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A refrigeration transition is underway, as the industry moves toward more environmentally friendly hydrofluorocarbon (HFC) substances. One critical aspect of the transition starts on January 1, 2024, when the industry will see a 40 percent reduction in HFC production.
“While no facility should be forced to change equipment because of this transition while their equipment is still working, it is a good idea to plan for the future,” says Alex Ayers, director of government affairs for the Heating, Air-Conditioning & Refrigeration Distributors International (HARDI). “This means it will be far easier to find lower global warming potential (GWP) refrigerants in the future. When looking at existing equipment that uses high-GWP refrigerants like R-404a in commercial refrigeration, facility managers should consider a retrofit plan to move to a lower-GWP refrigerant when possible as an alternative to trying to source a decreasing supply of their current refrigerants.”
Ayres assures the industry and regulatory partners are working together to alleviate any potential concerns that managers might have about the transition.
“All of the approved options for low-GWP refrigerants for air conditioning are classified as lower flammability refrigerants,” he says. “While flammable can cause fears to many people, the HVAC industry has worked with experts in developing safety standards and building codes to ensure that equipment can be installed and operated safely with these new refrigerants. As equipment is replaced, newer low-GWP refrigerants will become the norm and still provide the same comfort cooling and refrigeration that consumers expect.”
Many show attendees feel ready to move on from COVID-19, but it remains clear that the industry will continue to deal with the pandemic for a while longer.
While nobody wants to go through another round of shutdowns of facilities and mask mandates, the pandemic did provide institutional and commercial facilities – especially school districts – unique opportunities to upgrade their HVAC systems to address indoor air quality (IAQ) concerns that increased during the pandemic.
Government funding provided about $200 billion to districts through Elementary and Secondary School Emergency Relief (ESSER) funds that can use the funding to upgrade HVAC systems. The money was provided to the states through the Department of Education which then distributes funds to districts. There are deadlines for the money to be spent, so managers who have yet to benefit from the funding should check with their school leadership on where their district sits with funding to take advantage of the opportunity.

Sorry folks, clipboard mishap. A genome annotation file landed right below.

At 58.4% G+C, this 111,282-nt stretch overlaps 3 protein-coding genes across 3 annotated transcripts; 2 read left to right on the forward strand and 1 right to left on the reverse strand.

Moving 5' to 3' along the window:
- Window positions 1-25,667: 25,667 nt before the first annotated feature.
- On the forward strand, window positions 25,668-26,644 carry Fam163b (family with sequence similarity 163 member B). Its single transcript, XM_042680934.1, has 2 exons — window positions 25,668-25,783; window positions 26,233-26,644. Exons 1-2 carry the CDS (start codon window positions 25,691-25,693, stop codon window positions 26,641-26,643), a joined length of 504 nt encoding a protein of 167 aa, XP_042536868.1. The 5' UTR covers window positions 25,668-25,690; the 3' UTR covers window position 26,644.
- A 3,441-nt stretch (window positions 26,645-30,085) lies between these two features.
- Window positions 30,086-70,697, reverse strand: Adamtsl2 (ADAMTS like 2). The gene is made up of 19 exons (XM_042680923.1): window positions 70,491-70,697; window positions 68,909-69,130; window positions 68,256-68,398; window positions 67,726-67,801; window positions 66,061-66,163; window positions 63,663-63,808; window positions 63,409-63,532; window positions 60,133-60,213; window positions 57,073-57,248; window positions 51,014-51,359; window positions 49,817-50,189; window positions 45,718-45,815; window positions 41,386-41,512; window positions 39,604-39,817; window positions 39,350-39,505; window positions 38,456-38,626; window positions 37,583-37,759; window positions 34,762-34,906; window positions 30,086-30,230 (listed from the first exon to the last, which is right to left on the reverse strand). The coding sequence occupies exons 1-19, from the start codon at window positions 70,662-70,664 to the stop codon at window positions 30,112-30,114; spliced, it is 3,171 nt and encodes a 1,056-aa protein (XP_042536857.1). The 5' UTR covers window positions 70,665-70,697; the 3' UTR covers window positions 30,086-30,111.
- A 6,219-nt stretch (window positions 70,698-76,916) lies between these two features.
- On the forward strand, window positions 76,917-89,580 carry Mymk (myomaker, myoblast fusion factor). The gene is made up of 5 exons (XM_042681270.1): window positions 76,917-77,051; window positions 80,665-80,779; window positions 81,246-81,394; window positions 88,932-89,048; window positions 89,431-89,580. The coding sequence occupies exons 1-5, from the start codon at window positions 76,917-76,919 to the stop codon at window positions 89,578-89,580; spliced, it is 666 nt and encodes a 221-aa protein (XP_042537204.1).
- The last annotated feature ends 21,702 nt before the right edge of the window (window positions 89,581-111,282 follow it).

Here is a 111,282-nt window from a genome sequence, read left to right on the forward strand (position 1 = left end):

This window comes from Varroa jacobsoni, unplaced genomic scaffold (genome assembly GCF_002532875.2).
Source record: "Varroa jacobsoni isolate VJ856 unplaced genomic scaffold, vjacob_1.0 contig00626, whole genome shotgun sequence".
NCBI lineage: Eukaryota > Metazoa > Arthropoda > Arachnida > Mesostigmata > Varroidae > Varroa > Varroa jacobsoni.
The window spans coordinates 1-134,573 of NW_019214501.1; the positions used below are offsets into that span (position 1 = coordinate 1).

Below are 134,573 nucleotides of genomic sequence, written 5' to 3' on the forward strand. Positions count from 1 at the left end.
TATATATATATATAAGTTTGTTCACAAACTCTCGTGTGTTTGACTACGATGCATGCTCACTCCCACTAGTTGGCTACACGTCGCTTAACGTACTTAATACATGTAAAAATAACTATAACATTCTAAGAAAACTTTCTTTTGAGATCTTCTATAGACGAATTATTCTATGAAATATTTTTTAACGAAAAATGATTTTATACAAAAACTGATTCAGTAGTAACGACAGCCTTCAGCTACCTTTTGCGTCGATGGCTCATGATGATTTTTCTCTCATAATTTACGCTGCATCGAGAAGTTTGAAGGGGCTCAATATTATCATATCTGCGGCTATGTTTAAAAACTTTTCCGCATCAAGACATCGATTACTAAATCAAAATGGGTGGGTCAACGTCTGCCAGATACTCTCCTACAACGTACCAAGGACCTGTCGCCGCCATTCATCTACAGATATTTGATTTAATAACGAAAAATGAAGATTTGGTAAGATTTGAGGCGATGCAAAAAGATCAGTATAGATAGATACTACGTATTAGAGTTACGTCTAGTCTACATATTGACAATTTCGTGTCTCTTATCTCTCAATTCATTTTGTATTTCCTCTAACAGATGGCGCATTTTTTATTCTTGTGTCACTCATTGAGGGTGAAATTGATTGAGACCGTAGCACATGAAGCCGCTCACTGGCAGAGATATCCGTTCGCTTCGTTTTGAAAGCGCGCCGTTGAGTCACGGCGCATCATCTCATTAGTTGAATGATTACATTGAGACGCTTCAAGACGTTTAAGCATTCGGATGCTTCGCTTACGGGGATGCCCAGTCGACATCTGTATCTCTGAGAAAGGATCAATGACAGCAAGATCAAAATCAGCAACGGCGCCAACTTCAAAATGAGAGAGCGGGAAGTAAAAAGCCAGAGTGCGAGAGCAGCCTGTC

“They probably have this money, and they don’t realize it yet,” Ayres says. “The list you can spend this money on is so broad.”
Commercial building owners and managers can take advantage of energy efficiency incentives in the Inflation Reduction Act (IRA) in section 179D that allows building owners to claim tax benefits up to $5 per square foot to improve energy efficiencies.
“Many, many school buildings, industrial buildings, industrial buildings, commercial office buildings, things that have been operating a long time, probably had ventilation capability when it was put in,” says Chuck White, vice-president of regulatory affairs for the Plumbing, Heating, Cooling, Contractors National Association. “But that stuff is fragile, and those systems are going to be antiquated. There’s money available to help underwrite improvements to that for upgrades and to make sure they’re getting good ventilation. Most of those are going to begin (this year), and owners and long-term lessees are the people who will benefit from that deduction.”
Dave Lubach is the executive editor for the facility market team. He has eight years of experience writing for the facility management industry team.
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